Beyond Pink Ribbons and Yellow Wrist Bands

Posted November 20, 2010 by jimhigley

I had an interesting, if not eye-opening, last few days. Two of those days I spent with Jonny Imerman, founder of Imerman Angels 1-on-1 Cancer Support making presentations to the senior class at Loyola Academy. My youngest son happens to be a freshman there.

Jonny’s a regular part of Loyola’s Health and Awareness program. The faculty loves him. As do the kids. That’s largely due to the fact that he lays the cancer cards on the table in a very real, human way. He covers the basics of what cancer is, various treatments, the emotional side of it and – most importantly – cancers that these young adults need to be particularly aware of.

The boys heard the nuts and bolts of testicular cancer (see my blog of a few days ago titled Play Ball) while the girls heard more details on breast cancer, including how to do a self-exam (see the end of this blog for some details on performing a breast self-exam). If you’re thinking two guys with shaved heads talking about breast self-exams to a bunch of 18-year-old girls seems awkward, you’re totally wrong.

Truth is, those two days of presentations helped me realize how hungry our young sons and daughters are for real, tangible information about this disease. They live in a world of pink ribbons, yellow rubber wristbands, and slick marketing campaigns. They know Lance Armstrong is a testicular cancer survivor. But most of them really don’t know the basics.

I’m a prostate cancer survivor. My kids have grown up with cancer. But these last few days have helped me realize how little I’ve talked to my own children about the things they need to know.

This Thanksgiving, in between the cooking, the errands, the raking and football, I’m going to make sure my three children get something from me that is long overdue. The boys are going to get a refresher course on testicular cancer (the number one cancer in guys ages 15 – 35) and my daughter’s going to hear her old dad’s reminder about breast care health.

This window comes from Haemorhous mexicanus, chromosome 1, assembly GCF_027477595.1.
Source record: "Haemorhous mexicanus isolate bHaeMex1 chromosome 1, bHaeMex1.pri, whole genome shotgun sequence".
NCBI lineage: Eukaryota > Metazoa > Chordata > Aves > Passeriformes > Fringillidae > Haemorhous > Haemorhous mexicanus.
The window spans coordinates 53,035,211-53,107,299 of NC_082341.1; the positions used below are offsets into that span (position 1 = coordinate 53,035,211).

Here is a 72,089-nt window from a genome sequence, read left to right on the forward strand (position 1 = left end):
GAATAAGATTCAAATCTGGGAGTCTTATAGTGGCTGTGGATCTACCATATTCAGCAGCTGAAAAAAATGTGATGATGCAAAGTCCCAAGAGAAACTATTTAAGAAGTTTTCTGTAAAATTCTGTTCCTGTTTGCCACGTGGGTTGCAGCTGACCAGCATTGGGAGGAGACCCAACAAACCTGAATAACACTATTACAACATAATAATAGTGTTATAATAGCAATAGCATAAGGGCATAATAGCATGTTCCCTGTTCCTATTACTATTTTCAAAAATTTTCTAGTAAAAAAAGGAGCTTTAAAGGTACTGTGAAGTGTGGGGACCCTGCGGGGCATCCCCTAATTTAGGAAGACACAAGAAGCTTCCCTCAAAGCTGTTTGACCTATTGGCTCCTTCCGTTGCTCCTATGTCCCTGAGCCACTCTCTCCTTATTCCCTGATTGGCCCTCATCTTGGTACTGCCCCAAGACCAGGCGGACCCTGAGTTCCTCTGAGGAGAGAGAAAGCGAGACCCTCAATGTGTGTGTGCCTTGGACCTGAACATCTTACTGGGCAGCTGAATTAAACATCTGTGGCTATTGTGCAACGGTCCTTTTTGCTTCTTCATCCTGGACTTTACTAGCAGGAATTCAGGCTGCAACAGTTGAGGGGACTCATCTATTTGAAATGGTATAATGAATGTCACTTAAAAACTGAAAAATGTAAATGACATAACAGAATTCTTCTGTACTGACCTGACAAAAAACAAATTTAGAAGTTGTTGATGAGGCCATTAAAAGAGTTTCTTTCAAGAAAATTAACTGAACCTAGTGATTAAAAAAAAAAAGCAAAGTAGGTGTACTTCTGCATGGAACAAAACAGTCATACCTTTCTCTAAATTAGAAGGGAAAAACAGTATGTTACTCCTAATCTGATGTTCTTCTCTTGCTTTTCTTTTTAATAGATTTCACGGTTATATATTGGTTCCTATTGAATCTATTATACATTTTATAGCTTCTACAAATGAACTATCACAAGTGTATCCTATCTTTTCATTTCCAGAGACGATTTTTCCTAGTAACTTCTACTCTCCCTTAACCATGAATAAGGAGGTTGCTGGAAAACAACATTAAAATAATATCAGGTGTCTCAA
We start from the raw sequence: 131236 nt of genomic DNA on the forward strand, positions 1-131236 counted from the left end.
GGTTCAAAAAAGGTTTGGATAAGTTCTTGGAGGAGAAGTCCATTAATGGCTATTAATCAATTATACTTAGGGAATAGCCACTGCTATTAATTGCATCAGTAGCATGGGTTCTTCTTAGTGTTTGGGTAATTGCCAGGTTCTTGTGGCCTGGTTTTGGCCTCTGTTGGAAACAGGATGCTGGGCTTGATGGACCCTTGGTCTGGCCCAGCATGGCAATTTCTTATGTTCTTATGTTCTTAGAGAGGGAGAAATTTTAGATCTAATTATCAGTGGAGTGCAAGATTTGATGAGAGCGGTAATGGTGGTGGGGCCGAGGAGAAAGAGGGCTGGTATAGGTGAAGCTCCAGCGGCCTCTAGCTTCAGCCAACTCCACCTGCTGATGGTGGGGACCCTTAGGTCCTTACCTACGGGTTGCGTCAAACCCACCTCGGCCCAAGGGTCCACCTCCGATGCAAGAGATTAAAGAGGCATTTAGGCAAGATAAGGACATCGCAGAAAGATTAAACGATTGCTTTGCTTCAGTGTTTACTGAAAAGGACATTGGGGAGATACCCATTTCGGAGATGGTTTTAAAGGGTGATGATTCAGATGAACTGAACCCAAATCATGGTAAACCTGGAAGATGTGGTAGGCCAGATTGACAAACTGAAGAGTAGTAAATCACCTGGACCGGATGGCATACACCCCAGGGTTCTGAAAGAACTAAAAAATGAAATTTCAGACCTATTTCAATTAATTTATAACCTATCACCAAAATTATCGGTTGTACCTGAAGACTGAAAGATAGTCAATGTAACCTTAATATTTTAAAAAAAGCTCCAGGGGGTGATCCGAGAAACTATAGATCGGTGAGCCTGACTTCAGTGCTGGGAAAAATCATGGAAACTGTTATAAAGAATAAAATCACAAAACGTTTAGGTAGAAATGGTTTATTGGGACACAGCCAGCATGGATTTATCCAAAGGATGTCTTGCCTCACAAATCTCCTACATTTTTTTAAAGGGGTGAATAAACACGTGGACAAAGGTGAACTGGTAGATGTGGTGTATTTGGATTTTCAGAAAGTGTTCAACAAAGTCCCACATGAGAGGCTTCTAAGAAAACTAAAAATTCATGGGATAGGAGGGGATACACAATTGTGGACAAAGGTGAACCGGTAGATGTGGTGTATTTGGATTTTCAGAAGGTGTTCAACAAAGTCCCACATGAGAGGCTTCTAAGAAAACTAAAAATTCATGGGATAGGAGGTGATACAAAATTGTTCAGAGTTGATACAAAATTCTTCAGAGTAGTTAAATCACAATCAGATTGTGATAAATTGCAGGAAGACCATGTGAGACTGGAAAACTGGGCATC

Then we can eat.

A Few Basics on Breast Self-Exams
Your physician may recommend modifications to this, so it’s suggested all women review their own self-exam practices with him/her. 
In general, a good place for a self-exam is in the shower. The heat softens the skin and makes it easier to feel.
Starting with the index and middle finger of your right hand, examine your left breast using up-and-down strokes (vertical) making sure you cover/examine the entire breast from side to side. Use enough pressure to feel the underlying tissue. In addition, you can then examine your entire left breast using those same two fingers, by using small circular motions over the entire surface of the breast. 
To examine the right breast, use the index and middle fingers of the left hand and follow the same steps as above.
When examining, you are looking for lumps, hardness, swelling or discomfort.
A routine self-exam every 2-4 weeks should only take a couple of minutes and teaches our daughters important habits in being aware of their own body. It has the potential to save their life.
Learn more about breast cancerLearn more about Imerman Angels